What is redundancy?
In general terms, redundancy involves dismissing a member or group of staff from their job when:
- a whole business closes down, or is expected to close down
- a business closes down in a particular place, or is expected to close down
- the requirements of the business for employees to carry out work of a particular kind cease or diminish because:
- the business diminishes
- productivity increases
- the work is done in a different way
Contributions and redundancy payments
Contributions are not due on a redundancy payment, but are due on the following:
- holiday pay
- payment in lieu of notice
Advice and guidance on redundancy
Jersey Advisory Conciliation Service (JACS) provides a free employment relations service to employers of all sizes.
Consultation process to follow when making redundancies
Under the provisions of the Employment Law 2003, employees have statutory rights. These include the right to be consulted when redundancies are being contemplated by an employer, and a right against unfair dismissal.
One of the most important aspects of a consultation on potential redundancies is that it should be a fair and transparent process, so that both employers and employees are clear about what is required in order to engage properly. This is especially important in the current economic climate and the difficulties facing businesses and their employees.
There is a difference in the way individual and collective consultations are regulated in the Employment Law. There is a set process to be followed when employers are contemplating redundancies of 12 or more employees within a single 30-day period. For employers with fewer than 12 employees the same statutory process does not apply, but the principles of fairness and transparency are equally important.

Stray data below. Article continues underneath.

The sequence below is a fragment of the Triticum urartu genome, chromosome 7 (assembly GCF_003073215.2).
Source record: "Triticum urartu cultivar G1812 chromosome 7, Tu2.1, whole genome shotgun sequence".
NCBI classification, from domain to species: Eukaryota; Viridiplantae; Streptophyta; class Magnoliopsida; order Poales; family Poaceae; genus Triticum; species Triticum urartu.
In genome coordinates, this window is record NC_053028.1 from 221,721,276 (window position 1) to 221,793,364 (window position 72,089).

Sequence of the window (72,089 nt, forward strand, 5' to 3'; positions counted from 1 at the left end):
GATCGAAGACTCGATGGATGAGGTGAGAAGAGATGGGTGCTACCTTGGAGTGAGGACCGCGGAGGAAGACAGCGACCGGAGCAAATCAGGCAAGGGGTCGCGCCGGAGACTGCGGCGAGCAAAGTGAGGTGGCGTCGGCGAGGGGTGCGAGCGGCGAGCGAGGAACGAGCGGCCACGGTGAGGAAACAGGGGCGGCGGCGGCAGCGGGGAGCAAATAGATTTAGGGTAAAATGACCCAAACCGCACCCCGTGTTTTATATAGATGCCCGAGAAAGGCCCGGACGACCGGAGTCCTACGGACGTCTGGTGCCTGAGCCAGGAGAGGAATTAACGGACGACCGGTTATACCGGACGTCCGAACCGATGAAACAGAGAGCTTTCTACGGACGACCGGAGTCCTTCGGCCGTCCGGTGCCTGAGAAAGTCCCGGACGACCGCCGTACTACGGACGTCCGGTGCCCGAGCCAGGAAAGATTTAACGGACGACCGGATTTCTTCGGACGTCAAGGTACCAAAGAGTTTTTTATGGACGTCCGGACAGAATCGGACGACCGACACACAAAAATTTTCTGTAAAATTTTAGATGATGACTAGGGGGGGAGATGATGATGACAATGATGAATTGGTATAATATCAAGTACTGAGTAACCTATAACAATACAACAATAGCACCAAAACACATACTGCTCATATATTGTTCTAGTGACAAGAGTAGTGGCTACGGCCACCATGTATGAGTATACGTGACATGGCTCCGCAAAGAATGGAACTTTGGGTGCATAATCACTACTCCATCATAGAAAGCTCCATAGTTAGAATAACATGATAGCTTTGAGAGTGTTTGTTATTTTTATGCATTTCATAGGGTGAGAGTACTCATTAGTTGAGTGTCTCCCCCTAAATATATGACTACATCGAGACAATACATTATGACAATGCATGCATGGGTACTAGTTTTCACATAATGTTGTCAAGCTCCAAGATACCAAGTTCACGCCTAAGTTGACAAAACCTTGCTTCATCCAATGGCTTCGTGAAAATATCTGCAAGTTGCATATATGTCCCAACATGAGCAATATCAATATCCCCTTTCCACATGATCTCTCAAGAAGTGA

Employers will find it helpful to be aware of the need for fair consultation with employees. The principles can be summarised as:
- the duty to consult with the employee
- the duty to warn of redundancy
- the duty to establish fair criteria for selection of employees for redundancy
- the duty to explore alternatives to redundancy
These are well-established criteria, set out in previous judgments of the Employment Tribunal. They apply equally to the statutory process involving 12 or more employees and to redundancy situations involving fewer than 12.
The Jersey Law website contains details of judgments of the
Jersey Employment and Discrimination Tribunal.
Advisers can provide support to organisations where employees have been given notice on redundancies. Our advisers can visit your workplace to give advice on a one-to-one basis and to deliver presentations to small groups. They can tell you what advice and support is available through the States of Jersey, including benefits, jobseeking and training.
Completing the redundancy notice form allows Customer and Local Services to make contact with you at the earliest opportunity to offer support where a large number of your employees are facing redundancy.